Was this review helpful?
Many Thanks to Net Galley, Avon Books UK and Lorna Cook for a chance to review this book.

Invermoray House in Scotland, oh how beautifully did the author bring alive the beauty of this place in Scotland. The loch, the mountains, the highland air, never have I wished so much to be physically present and walk in the shoes of the characters.

In  1940, the war is raging on and Constance has escaped the party hosted for her 21st birthday when she sees an aircraft crashing into the loch and she jumps in to save the pilot. She takes the pilot Mathew to the empty ghillie’s cottage in her property where she is requested to keep his presence a secret. Out of the goodness of her heart and fearing his mental stability, Constance agrees to keep the promise which has far reaching repercussions and never imagined consequences.
In the present day 2019, Kate a successful PR has had trouble at her work and to escape the belittling and embarrassment, searches for a new job and gets appointed by Liz the owner of Invermoray House to convert it into a B&B. James, Liz’s son who  is also in the house trying to save the roof from collapsing is not keen about Kate’s presence and is hostile initially.
The story is enchanting and captivating as along with Kate who wonders about the heirs to Invermoray house Constance and her brother Douglas, we can’t help but turn the pages to know about the fateful night in September 1940 and to know what destiny had in store for Mathew. I loved how the author has developed the romance in a slow and sweet manner that one can’t help but fall in love with both the couples. The Invermoray village and its friendly inhabitants induces warmth and there’s a mellow feeling at the end of final chapter in the book.
For all fans of Kate Morton who love dilapidated houses, dual time story lines, with family mysteries and romance should definitely check this book out.Recommended!
#NetGalley #LornaCook #TheForgottenPromise
Was this review helpful?
Brief synopsis from the book cover:

Scotland, 1940:
War rages across Europe, but Invermoray House is at peace. Until the night of Constance’s twenty-first birthday, when she’s the only person to see a Spitfire crash into the loch. Constance has been longing for adventure – but when she promises to keep the pilot hidden, what will it cost her?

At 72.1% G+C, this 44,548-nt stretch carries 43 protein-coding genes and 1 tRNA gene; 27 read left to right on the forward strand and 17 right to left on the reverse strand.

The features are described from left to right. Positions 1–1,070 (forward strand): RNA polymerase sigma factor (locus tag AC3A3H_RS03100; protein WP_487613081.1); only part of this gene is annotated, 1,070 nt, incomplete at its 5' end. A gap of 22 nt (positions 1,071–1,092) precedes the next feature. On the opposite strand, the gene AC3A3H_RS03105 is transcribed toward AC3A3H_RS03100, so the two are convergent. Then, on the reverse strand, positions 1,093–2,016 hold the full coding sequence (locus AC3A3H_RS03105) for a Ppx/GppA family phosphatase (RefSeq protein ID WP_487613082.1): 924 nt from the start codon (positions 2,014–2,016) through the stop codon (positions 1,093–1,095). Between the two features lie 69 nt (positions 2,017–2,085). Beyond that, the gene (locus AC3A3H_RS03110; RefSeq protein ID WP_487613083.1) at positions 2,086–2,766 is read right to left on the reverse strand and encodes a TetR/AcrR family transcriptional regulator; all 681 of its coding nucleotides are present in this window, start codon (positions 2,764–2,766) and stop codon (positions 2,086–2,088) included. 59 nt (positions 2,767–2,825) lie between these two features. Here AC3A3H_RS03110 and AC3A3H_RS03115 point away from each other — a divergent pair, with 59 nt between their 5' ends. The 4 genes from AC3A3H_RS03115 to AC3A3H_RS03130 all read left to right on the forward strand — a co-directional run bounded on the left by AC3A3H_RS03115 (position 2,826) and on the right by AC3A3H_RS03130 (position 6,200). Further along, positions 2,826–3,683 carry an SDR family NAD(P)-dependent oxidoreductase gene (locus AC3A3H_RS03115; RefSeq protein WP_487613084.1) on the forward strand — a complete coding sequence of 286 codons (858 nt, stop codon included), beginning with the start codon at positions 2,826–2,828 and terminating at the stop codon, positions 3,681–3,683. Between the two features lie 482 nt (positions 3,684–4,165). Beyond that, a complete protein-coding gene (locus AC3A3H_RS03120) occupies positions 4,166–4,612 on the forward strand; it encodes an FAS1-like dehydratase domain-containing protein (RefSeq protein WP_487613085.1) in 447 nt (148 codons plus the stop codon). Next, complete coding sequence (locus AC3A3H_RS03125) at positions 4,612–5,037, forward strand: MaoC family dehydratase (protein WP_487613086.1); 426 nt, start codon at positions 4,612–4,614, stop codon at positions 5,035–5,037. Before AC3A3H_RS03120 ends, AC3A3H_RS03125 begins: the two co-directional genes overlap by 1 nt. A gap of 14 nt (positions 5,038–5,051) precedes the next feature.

2020:
Kate arrives in the Highlands to turn Invermoray into a luxury bed-and-breakfast, only to find that the estate is more troubled than she’d imagined. But when Kate discovers the house has a murky history, with Constance McLay’s name struck from its records, she knows she can’t leave until the mystery is solved…

How will one promise change the fate of two women, decades apart?

My rating:

Plot: 4.5 out of 5 stars
Writing: 4 out of 5 stars
Character development: 4 out of 5 stars
Overall: 4 out of 5 stars

Recommended for readers of:

Women’s fiction
Historical fiction

Review:

This is captivating and nicely written story with right amount of mystery. The story is told over two timelines through alternating chapters one set in 2020 and the next in 1940. The timelines are nicely interwoven and concluded at the end of the story. The book is well written and the characters have real human traits, they fall in love, they make mistakes and they hurt. This made them realistic. The story is also set in a beautiful location which is depicted vividly and in great detail this added an additional atmospheric feel to the book.

Overall this is beautifully written book. It has all the ingredients for a great historical fiction novel. It’s captivating with a bit of mystery, it’s set in a stunning location and it has realistic characters. When you finish you can’t help but smile and feel a little sad at the same time because you reached the end of the book.

Review copy provided by NetGalley at no cost to me
Was this review helpful?
LOVED this book by Lorna Cook.  I could not put this down and the story will stay with me for a long time, I'm sure.  This is my kind of Historical Fiction.

It's WWII and Constance is living in Invermoray House in Scotland.  She feels completely disconnected from the war, even as her brother is sent to fly for the RAF.  Until the evening of her 21st birthday when an airplane crashes into the loch on her family's property.  She promises to help this pilot, but could never understand what that promise will mean for her future.

It's present day Scotland and Kate arrives to help bring this house back to its former glory and help bring it from ruin.  What she discovers, as she escapes a small scandal in England, is beyond anything she could have imagined, to include a grumpy boss, a hidden scandal, and possibly the chance for love.  

"How will one promise change the fate of two women, decades apart?"

I can't wait to go back and read her first book now!

Thank you NetGalley and Avon for an ARC for my honest opinion.
Was this review helpful?
A wonderful read a book that drew me right in kept me reading late into the night.Characters that came alive highly recommend.#netgalley#avonbooksuk
Was this review helpful?
Dual timeline book that transitions seamlessly between both stories. Strong characters,  and set among the backdrop of the Scottish Highlands, this is a wonderful tale of love and loss.
Was this review helpful?
The book was a predictable read with two love stories, one taking place in 1940 and the other in 2020.   Both female characters were struggling with what they wanted from life but found their purpose when they least expected it. For both characters it was love at first sight, which is quite random. There is some mystery to this book but it all gets resolved in the end. Some conflicts but basically a happy ending for most characters.
Was this review helpful?